Teaching union concern over 'second-class' National 4
A teachers' union is calling for a rethink over the new National 4 exam amid claims it is a "second-class" qualification.
The Scottish Secondary Teachers Association (SSTA) said fewer people were placing value in the National 4, introduced in 2013-14.
It comes after a drop in the number of pupils completing courses, falling from 130,000 in 2015 to 116,000 this year.
The Scottish government is currently leading a review into the National 4.
Critics have argued that a lack of an examination at the end of the course has discredited the qualification.
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The SSTA's general secretary Seamus Searson told BBC Radio's Good Morning Scotland programme that pupils themselves were placing less credence in the courses.
He said: "That's not good enough. The work that the young people do is as far as they're able to achieve at that particular level and the worry is that less and less people are now taking it as valued.
"And in some cases in schools, the youngsters themselves see that they could be in the same class as National 5 students and they're seen as second-class students in the class and that's not fair on the young people or the teachers that have to teach them."
What is the National 4
- The National 4 is one of the two qualifications that replaced Standard Grades in Scottish schools in 2013-14
- It is usually be taken by fourth year pupils at secondary school
- While National 5 exams replaced credit level at standard grade, National 4 replaced general level at standard grade
- Those sitting National 4 do not sit an exam at the end of their course, but complete modules instead
- The qualification is not considered an end in itself, but an indication of what could be achieved by entrants in future
However, teaching unions are far from united on the issue. Susan Quinn from the EIS said that scrapping the National 4 would mean some pupils leaving school with nothing to show for their efforts.
She said: "Certainly the reason for bringing the qualifications in in the way that we did when Curriculum for Excellence was developed was that an exam isn't the best way of assessing every young person. And certainly exams are not the be all and end all of our lives so National 4 is intended to be the exit qualification for a group of young people who will then go on to gain other qualifications in other walks of life."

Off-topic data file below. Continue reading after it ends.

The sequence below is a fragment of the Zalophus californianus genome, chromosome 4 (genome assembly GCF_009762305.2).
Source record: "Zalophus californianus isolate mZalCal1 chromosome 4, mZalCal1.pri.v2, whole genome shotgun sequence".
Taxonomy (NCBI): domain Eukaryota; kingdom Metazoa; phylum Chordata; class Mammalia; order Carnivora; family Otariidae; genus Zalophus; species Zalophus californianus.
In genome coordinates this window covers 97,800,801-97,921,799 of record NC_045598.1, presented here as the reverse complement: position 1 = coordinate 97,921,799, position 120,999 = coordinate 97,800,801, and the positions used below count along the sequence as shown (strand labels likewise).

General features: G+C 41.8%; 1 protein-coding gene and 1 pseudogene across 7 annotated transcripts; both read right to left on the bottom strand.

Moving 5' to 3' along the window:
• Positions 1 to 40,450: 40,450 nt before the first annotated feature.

SNP MSP James Dornan, convenor of Holyrood's education committee, said it was premature to call for the end to National 4s.
He said: "The reason why there's been a drop in people applying for the National 4s seems to be quite clear. A, there's less pupils going in and B, there seems to be a recognition now from schools that they can identify those who can go straight on to National 5s."
He added: "The SQA are reviewing this and I think that this conversation should probably be taking place after the SQA come back with the results of the review and we see how we can move forward from there.
"But there is absolutely no way there should be any talk of National 4s being removed at this time."
Iain Gray, Labour's education spokesman, agreed that to get rid of National 4s would be to "throw the baby out with the bath water".
He said: "This is an important exam for a group of pupils for whom this is what they will take away from school.
"Some of these problems are not new. For two years now, we've been saying that the introduction of the new exams has not been serving that group of pupils well.
"They are sitting fewer exams and coming out with fewer qualifications. The truth is there are a couple of unintended consequences following the National 4 and that's a narrowing of the curriculum."
The Scottish Conservative Party's Liz Smith said the National 4 qualification did not serve the "best interests of far too many pupils".
She added: "The SNP government should now instigate a root and branch review of the National 4 qualification with a view to scrapping it if it is shown to no longer be required."